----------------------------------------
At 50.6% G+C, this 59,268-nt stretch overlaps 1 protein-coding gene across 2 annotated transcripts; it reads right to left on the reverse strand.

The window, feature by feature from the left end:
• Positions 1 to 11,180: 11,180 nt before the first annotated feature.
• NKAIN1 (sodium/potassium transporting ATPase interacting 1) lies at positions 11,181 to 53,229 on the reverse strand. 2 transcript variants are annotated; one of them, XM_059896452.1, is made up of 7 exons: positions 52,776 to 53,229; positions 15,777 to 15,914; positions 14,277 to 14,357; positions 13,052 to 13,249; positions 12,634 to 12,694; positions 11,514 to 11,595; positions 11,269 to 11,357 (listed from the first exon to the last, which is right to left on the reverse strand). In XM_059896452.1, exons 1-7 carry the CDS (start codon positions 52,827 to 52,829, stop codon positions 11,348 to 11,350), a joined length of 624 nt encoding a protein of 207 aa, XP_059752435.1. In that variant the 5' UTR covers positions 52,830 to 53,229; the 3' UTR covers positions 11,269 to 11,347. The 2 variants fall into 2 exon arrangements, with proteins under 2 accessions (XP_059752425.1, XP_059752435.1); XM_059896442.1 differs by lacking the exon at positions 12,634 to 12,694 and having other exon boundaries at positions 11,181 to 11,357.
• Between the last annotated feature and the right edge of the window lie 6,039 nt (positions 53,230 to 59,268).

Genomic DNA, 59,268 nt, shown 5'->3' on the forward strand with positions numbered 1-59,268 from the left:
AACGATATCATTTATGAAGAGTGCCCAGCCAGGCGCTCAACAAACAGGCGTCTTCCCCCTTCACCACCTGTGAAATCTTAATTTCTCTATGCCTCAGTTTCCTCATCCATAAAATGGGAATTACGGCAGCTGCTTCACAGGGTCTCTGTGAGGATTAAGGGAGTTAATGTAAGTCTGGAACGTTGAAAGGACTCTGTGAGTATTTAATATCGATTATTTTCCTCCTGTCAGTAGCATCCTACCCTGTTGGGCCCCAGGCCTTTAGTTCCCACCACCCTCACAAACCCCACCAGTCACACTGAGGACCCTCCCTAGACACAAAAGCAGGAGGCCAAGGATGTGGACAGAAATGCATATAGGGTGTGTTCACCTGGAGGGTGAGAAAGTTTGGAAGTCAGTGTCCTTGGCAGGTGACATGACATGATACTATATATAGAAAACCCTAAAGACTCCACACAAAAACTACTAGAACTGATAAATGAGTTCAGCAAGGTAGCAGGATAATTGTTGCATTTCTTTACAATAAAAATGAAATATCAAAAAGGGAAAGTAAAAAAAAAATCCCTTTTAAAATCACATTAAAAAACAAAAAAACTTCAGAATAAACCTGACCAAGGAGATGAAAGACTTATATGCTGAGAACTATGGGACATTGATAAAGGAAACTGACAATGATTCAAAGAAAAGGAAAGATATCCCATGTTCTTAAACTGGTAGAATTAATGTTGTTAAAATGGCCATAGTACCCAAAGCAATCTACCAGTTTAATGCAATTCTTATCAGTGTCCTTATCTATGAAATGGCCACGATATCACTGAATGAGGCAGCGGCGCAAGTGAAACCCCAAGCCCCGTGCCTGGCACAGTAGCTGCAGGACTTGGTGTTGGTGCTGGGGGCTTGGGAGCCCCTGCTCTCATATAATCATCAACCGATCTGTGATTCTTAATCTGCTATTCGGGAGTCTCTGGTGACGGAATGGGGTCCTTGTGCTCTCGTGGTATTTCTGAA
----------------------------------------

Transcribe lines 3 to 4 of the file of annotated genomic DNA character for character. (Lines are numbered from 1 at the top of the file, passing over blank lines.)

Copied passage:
• Positions 1 to 11,180: 11,180 nt before the first annotated feature.
• NKAIN1 (sodium/potassium transporting ATPase interacting 1) lies at positions 11,181 to 53,229 on the reverse strand. 2 transcript variants are annotated; one of them, XM_059896452.1, is made up of 7 exons: positions 52,776 to 53,229; positions 15,777 to 15,914; positions 14,277 to 14,357; positions 13,052 to 13,249; positions 12,634 to 12,694; positions 11,514 to 11,595; positions 11,269 to 11,357 (listed from the first exon to the last, which is right to left on the reverse strand). In XM_059896452.1, exons 1-7 carry the CDS (start codon positions 52,827 to 52,829, stop codon positions 11,348 to 11,350), a joined length of 624 nt encoding a protein of 207 aa, XP_059752435.1. In that variant the 5' UTR covers positions 52,830 to 53,229; the 3' UTR covers positions 11,269 to 11,347. The 2 variants fall into 2 exon arrangements, with proteins under 2 accessions (XP_059752425.1, XP_059752435.1); XM_059896442.1 differs by lacking the exon at positions 12,634 to 12,694 and having other exon boundaries at positions 11,181 to 11,357.